June 21, 2024

Around the dial

It's remarkable how close to the screen people used to sit to watch TV, isn't it? As someone with more than a passing interest in interior design and layout, I'd be interested to know what the rest of the living room looked like. Based on the position of the ottoman, you'd have to think that dad's chair has been turned around to face the set, and everyone's gathered around. Nowadays, we make the television the focal point of our living room. I'm not saying it's better or worse, just different.

Anyway, the Broadcast Archives shares a story about a game that this family might have played, once upon a time. It's called the Radio Game, made by Milton Bradley, and was one of the things people might have used to become more comfortable with new technology. Ever seen this in an antique store?

The View from the Junkyard continues its journey through the oeuvre of The Avengers; this week, we pick up where we left off last week, with Linda Thorson (Tara King) still on vacation, and appropriately the episode is titled "The Morning After." Even though she's not in it much, she's still a help to Steed.

Brian Clemens, producer of The Avengers, had high praise for the nineties series Bugs, comparing it favorably to that iconic show. Of course, he had something to do with Bugs as well, but, as John points out at Cult TV Blog, it's a series that lives up to the billing, and more.

Another week, another blog anniversary; this time, it's one of my favorite sites, Television Obscurities, which is celebrating its 21st, and that's enough to make this humble site of mine feel like a piker. It sounds as if Robert has some interesting projects in the hopper; looking forward to seeing them.

The Oscar-nominated actress Anouk Aimée died this week, age 92, and at A Shroud of Thoughts, Terence has a look back at her remarkable career, which includes an impressive television resume in addition to her many movies. She was a genuine movie star.

Martin Grams takes a look at the latest season of Doctor Who, airing on Disney+ here in the good old U.S.of A. I've mentioned that I gave up on the series a few years ago, and even if I hadn't, I wouldn't give Disney a penny of my money, but of course I'm happy for the fans who've stuck with it. 

The Twilight Zone Vortex is back, and this week Jordon reviews the final-season dystopian episode "The Old Man in the Cave," starring James Coburn, John Anderson and John Marley. Not vintage TZ perhaps, but this excellent writeup shows how it still touches on serious issues worth discussing. TV  


  1. I miss TV sets that were actual pieces of furniture. I still remember vividly the giant Magnavox we had, with lots of wood and all these cubby holes to put things in. These days people put their flat screens on a wall (which I hate!).

    1. Agreed! There was a real style to them, whether Danish modern or Early American, and they had character! Some of the entertainment centers can sort of approximate it, but it's not the same, is it?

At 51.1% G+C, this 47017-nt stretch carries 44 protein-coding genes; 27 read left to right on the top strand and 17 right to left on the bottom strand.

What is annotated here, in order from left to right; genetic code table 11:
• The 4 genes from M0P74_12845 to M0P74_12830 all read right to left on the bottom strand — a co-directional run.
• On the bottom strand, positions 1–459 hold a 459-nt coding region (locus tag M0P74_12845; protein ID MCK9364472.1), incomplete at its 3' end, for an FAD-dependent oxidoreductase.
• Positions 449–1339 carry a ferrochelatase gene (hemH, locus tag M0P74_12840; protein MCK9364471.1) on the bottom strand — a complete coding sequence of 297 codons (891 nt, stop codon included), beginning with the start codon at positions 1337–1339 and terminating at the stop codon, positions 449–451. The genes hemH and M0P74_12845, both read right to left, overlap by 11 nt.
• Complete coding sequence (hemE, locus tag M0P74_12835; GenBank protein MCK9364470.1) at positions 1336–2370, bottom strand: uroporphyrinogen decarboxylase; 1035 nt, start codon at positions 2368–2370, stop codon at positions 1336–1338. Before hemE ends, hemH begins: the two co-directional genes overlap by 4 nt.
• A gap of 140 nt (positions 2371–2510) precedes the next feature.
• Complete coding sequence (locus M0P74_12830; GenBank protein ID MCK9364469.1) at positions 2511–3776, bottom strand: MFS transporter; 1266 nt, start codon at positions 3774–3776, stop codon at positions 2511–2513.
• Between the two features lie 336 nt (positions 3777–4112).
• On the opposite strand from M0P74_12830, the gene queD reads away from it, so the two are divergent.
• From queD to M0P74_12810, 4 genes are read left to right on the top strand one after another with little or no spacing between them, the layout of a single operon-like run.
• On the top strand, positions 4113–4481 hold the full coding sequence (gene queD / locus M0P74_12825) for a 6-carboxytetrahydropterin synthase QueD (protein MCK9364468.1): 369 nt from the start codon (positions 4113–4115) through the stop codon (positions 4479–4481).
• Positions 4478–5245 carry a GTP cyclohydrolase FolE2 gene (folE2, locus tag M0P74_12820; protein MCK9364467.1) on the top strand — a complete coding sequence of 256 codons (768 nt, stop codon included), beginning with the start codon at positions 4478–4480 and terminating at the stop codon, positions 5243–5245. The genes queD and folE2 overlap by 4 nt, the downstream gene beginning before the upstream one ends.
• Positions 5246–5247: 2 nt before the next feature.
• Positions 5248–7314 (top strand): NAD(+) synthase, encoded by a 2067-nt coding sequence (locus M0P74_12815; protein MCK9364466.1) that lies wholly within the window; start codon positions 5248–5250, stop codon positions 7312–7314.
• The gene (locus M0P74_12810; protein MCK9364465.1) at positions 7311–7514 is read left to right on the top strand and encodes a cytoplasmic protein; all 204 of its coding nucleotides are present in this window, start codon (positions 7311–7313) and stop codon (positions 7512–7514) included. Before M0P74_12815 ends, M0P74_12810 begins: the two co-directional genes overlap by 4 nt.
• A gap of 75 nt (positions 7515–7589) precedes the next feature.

2. Replies
    1. Well, there are two ways of looking at it. In a strict sense, I’d define “wokeness” as being a left-wing ideology that attempts to create the impression of oppression and injustice in situations where it doesn’t exist, or exaggerates it where it does. It views the human person in relationship not to the love of God, but to the hatred of man and society. In fact, its proponents often display the very qualities that they accuse others of having.

      I think wokeness relies on a sense of delusion, paranoia, relativism, and base appeals to emotion, in order to create an atmosphere of fear, intimidation, shame, and mistrust. It seeks to divide rather than unite, preaches hatred rather than love and forgiveness, and looks to silence and stigmatize anyone who disagrees with them. It brooks no debate, no discussion, and no difference of opinion (a fatal flaw in a system that relies on civil political discourse), and it admits to absolutely no possibility of error on the part of its adherents.

      In more human terms, I’d describe it as someone determined to see the world in excessively negative terms and to be miserable as a result.

      Based on your previous comments, I'd define this comment not as a sincere question, but as a provocative statement. I've responded with my own statement, and since we've both had our say, I'll not allow any further comments on it. For 15 years we've had a friendly community here, one in which my occasional political digressions have always been accepted, even by those who disagree, as asides rather than strident political declamations, and I'll not allow it to be turned into a political forum. If you find these terms unacceptable, you're cordially invited to discontinue your participation, with no hard feelings.

  3. And a tense (wake, awaken, woke).


Thanks for writing! Drive safely!